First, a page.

A follow-up of San Jacinto College 1977-81 business administration graduates with implications for curriculum revisions



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Purpose. The purpose of this study was to follow up former Business Administration Department graduates who attended San Jacinto College from January, 1977, through May, 1981, to determine whether certain selected business courses had provided them with the necessary skills and knowledges to meet the requirements of business and industry. The specific problem investigated in this study was: How does what the graduates do on the job compare with their preparation in the Business Administration Department, San Jacinto College? Hypothesis. The null hypothesis tested in this study was that there is no discrepancy between how important a task is on the job and how well the graduate was prepared for it at SJC. Procedures and Analysis. Data were gathered by means of questionnaires which were mailed to 476 former graduates, 227 of which were used in this study. A pilot test was conducted to test the reliability of the research instrument and to glean information about the construction and clarity of the instrument. The questionnaires consisted of a list of 13 task clusters encompassing the knowledges and skills learned in the Business Administration Department courses at SJC. The list was secured from similar studies, as well as business administration instructors. The 13 task clusters investigated were typewriting tasks, dictating and transcribing tasks using Gregg or ABC shorthand, dictating and transcribing tasks using dictating machines, filing tasks, verbal communication tasks, written communication tasks, operating electronic calculators, operating word processing equipment, gathering data tasks, using mathematics (without machines), financial or recordkeeping tasks, mailing tasks, and general clerical tasks. Utilizing a computer package designed by Jeremy Finn (1968), a discrepancy score was calculated for each subject, and the average for all subjects was calculated on each task cluster. The discrepancy score was determined by subtracting the graduate's perceived value of importance of a task on the job from the graduate's perceived value of his/her preparation for the task at SJC. A multiple analysis of variance (MANOVA) was calculated to determine whether overall differences between importance and preparation existed. A univariate analysis was performed to determine whether the discrepancy scores for each task cluster differed from zero. A frequency analysis was manually performed on the data from page 3 of the research instrument, which described specific weaknesses in the business administration program at SJC. [...]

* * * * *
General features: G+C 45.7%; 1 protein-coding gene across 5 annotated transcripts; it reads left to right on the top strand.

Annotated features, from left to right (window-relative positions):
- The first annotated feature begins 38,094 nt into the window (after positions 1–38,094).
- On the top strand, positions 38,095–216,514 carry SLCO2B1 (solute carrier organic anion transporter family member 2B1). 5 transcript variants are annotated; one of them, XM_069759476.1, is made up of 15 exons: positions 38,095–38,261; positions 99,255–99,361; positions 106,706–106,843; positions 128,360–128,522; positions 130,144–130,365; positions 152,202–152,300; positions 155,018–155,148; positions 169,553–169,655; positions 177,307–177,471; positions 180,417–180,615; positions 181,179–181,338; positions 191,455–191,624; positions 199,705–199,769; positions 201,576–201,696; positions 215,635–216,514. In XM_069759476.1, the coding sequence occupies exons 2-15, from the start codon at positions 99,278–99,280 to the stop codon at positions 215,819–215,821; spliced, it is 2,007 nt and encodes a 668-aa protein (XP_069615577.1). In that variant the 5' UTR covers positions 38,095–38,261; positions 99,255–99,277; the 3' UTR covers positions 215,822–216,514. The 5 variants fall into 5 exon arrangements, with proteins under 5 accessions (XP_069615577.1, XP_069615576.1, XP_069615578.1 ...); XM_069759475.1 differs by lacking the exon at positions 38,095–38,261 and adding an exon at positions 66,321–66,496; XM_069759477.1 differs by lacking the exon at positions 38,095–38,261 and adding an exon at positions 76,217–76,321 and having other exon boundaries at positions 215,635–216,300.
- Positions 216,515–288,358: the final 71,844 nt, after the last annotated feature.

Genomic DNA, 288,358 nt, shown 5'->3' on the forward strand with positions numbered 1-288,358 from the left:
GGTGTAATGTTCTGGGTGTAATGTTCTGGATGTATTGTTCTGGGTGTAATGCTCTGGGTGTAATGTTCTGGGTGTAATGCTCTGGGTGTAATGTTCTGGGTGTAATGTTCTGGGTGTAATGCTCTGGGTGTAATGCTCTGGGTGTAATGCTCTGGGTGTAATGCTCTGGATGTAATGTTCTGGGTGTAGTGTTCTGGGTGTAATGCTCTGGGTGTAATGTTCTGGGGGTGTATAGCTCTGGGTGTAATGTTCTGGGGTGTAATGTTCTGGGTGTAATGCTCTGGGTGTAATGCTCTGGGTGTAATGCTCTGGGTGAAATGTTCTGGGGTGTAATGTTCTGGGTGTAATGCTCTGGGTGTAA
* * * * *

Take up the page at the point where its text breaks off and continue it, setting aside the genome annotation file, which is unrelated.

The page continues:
Business education--United States